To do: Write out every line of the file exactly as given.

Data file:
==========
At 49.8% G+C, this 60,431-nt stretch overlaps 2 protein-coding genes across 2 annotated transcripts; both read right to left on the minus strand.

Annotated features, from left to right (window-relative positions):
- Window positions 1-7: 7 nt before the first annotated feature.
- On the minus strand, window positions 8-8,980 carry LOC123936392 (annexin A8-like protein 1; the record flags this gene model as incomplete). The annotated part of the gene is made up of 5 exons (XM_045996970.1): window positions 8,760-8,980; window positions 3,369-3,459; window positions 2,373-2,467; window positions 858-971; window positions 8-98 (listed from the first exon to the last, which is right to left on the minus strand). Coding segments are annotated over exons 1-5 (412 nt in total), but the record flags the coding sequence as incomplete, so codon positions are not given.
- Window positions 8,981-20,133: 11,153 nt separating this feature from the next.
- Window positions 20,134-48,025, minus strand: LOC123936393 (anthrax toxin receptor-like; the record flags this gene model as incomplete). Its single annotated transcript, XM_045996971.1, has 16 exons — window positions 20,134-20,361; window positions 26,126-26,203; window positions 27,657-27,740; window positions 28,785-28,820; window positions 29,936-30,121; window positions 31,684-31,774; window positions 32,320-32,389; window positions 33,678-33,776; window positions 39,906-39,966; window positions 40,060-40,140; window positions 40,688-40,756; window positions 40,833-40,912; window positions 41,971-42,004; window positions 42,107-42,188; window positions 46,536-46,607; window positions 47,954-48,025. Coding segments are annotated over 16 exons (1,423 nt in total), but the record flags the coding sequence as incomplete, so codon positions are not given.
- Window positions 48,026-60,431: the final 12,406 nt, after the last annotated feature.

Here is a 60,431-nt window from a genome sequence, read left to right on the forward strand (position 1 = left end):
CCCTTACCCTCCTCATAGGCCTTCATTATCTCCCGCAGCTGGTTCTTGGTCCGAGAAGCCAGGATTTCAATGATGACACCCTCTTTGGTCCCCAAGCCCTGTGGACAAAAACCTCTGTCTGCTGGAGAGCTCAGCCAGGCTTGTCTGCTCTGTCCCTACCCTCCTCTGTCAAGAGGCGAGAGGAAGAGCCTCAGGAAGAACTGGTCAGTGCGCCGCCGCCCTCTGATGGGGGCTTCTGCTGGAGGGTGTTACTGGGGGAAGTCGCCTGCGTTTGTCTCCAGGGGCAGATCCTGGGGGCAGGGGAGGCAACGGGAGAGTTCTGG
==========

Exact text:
At 49.8% G+C, this 60,431-nt stretch overlaps 2 protein-coding genes across 2 annotated transcripts; both read right to left on the minus strand.

Annotated features, from left to right (window-relative positions):
- Window positions 1-7: 7 nt before the first annotated feature.
- On the minus strand, window positions 8-8,980 carry LOC123936392 (annexin A8-like protein 1; the record flags this gene model as incomplete). The annotated part of the gene is made up of 5 exons (XM_045996970.1): window positions 8,760-8,980; window positions 3,369-3,459; window positions 2,373-2,467; window positions 858-971; window positions 8-98 (listed from the first exon to the last, which is right to left on the minus strand). Coding segments are annotated over exons 1-5 (412 nt in total), but the record flags the coding sequence as incomplete, so codon positions are not given.
- Window positions 8,981-20,133: 11,153 nt separating this feature from the next.
- Window positions 20,134-48,025, minus strand: LOC123936393 (anthrax toxin receptor-like; the record flags this gene model as incomplete). Its single annotated transcript, XM_045996971.1, has 16 exons — window positions 20,134-20,361; window positions 26,126-26,203; window positions 27,657-27,740; window positions 28,785-28,820; window positions 29,936-30,121; window positions 31,684-31,774; window positions 32,320-32,389; window positions 33,678-33,776; window positions 39,906-39,966; window positions 40,060-40,140; window positions 40,688-40,756; window positions 40,833-40,912; window positions 41,971-42,004; window positions 42,107-42,188; window positions 46,536-46,607; window positions 47,954-48,025. Coding segments are annotated over 16 exons (1,423 nt in total), but the record flags the coding sequence as incomplete, so codon positions are not given.
- Window positions 48,026-60,431: the final 12,406 nt, after the last annotated feature.

Here is a 60,431-nt window from a genome sequence, read left to right on the forward strand (position 1 = left end):
CCCTTACCCTCCTCATAGGCCTTCATTATCTCCCGCAGCTGGTTCTTGGTCCGAGAAGCCAGGATTTCAATGATGACACCCTCTTTGGTCCCCAAGCCCTGTGGACAAAAACCTCTGTCTGCTGGAGAGCTCAGCCAGGCTTGTCTGCTCTGTCCCTACCCTCCTCTGTCAAGAGGCGAGAGGAAGAGCCTCAGGAAGAACTGGTCAGTGCGCCGCCGCCCTCTGATGGGGGCTTCTGCTGGAGGGTGTTACTGGGGGAAGTCGCCTGCGTTTGTCTCCAGGGGCAGATCCTGGGGGCAGGGGAGGCAACGGGAGAGTTCTGG